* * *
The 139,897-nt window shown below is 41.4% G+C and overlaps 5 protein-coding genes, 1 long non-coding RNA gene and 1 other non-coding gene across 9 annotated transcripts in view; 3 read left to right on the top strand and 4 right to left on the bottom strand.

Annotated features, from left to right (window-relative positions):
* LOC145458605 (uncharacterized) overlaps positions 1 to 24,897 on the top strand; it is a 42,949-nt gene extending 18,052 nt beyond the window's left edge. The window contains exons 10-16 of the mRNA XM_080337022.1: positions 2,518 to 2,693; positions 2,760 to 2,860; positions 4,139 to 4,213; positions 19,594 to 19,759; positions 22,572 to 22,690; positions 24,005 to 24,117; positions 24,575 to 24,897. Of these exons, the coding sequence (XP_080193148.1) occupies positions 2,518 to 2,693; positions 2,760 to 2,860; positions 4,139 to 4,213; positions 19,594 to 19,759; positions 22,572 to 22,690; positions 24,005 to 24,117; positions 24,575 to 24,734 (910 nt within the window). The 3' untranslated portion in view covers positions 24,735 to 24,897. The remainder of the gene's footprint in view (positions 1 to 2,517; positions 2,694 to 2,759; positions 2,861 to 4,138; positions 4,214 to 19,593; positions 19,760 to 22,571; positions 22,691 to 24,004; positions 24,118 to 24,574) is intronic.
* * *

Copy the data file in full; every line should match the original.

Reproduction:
The 139,897-nt window shown below is 41.4% G+C and overlaps 5 protein-coding genes, 1 long non-coding RNA gene and 1 other non-coding gene across 9 annotated transcripts in view; 3 read left to right on the top strand and 4 right to left on the bottom strand.

Annotated features, from left to right (window-relative positions):
* LOC145458605 (uncharacterized) overlaps positions 1 to 24,897 on the top strand; it is a 42,949-nt gene extending 18,052 nt beyond the window's left edge. The window contains exons 10-16 of the mRNA XM_080337022.1: positions 2,518 to 2,693; positions 2,760 to 2,860; positions 4,139 to 4,213; positions 19,594 to 19,759; positions 22,572 to 22,690; positions 24,005 to 24,117; positions 24,575 to 24,897. Of these exons, the coding sequence (XP_080193148.1) occupies positions 2,518 to 2,693; positions 2,760 to 2,860; positions 4,139 to 4,213; positions 19,594 to 19,759; positions 22,572 to 22,690; positions 24,005 to 24,117; positions 24,575 to 24,734 (910 nt within the window). The 3' untranslated portion in view covers positions 24,735 to 24,897. The remainder of the gene's footprint in view (positions 1 to 2,517; positions 2,694 to 2,759; positions 2,861 to 4,138; positions 4,214 to 19,593; positions 19,760 to 22,571; positions 22,691 to 24,004; positions 24,118 to 24,574) is intronic.